Afterwards, chairman of the presidential task force on Covid-19, Boss Mustapha, stated that the government intended to start by vaccinating frontline healthcare workers, followed by “strategic” leaders.
In July, the NCDC announced that it had detected, in a traveler to Nigeria, a confirmed case of the Delta variant. Though there had been earlier mutations of the virus named the Alpha and Beta variants, which had been reported in some parts of the world, it was sometime in August that the WHO disclosed their (Alpha and Beta variants) presence in Nigeria. The Omicron variant later took centre stage when it was first detected in South Africa in November, causing much panic across the globe because little was known about it. It was in December that the NCDC reported the first cases of the variant in the country, which was immediately followed by the UK, Canada, Saudi Arabia, etc., slamming travel bans and flight restrictions against Nigeria, who also retaliated by placing its own travel bans against those countries, too. Meanwhile, the WHO said that early data suggested an increased risk of re-infection with Omicron, and that it could cause milder disease than Delta. They also announced that 180,000 health workers died from Covid-19 globally.
Away from Covid-19 reviews, the WHO announced in March that the low tuberculosis case detection, which was only 27% of the estimated incident of TB cases, was a major cause for concern as it could hinder the country from achieving its 2025 national target on TB.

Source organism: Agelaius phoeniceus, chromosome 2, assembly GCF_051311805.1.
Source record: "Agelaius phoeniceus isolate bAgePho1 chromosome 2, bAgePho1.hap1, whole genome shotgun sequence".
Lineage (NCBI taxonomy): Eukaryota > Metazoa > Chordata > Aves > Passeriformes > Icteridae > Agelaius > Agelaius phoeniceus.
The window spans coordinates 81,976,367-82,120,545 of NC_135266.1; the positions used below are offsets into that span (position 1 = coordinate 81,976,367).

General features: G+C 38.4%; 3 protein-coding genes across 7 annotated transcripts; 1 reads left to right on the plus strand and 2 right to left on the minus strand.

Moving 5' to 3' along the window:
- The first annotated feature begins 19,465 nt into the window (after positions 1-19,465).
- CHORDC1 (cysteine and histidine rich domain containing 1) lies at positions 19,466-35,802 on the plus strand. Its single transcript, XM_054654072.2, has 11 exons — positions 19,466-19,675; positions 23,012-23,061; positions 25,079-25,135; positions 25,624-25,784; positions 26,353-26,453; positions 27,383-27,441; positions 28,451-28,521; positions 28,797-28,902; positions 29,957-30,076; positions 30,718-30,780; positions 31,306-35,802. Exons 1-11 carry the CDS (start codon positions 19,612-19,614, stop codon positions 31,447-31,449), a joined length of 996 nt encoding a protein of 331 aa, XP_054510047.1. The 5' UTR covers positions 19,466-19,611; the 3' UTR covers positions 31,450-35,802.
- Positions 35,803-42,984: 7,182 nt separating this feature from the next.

WHO’s representative in Nigeria, Walter Mulombos, who revealed this in Abuja at the TB day ministerial briefing and official launch of the Unified National TB campaign, also said that poor budgetary funding posed a threat to the realisation of those targets. The FG, however, refuted that figure and submitted that it met 73% case finding in 2019, and in a related TB news, the United States Agency for International Development (USAID) facilitated the unveiling of a 16-Module GeneXpert Machine, for the fight against TB, at the Diagnostic Complex of EL-Lab in Lagos.
“However, for the fourth time since the start of the Covid-19 pandemic, resident doctors embarked on another strike on August 2, because the government hadn’t implemented the MoA 113 days after it was signed
In the campaign against malaria, there was a “Zero Malaria Starts With Me” movement that was powered by some African stars that included Eliud Kipchoge, a Kenyan Olympic medalist, SiyaKolisi, captain of the Springboks of South Africa, as well as Nigerian celebrities, OmotolaJalade-Ekeinde, Osas Ighodaro, who led, in the month of March, “a youth-focused creative campaign to inspire young people from across the African continent and the globe to call on their leaders and push for political action to end malaria within a generation,” an excerpt of a statement on the end malaria website said.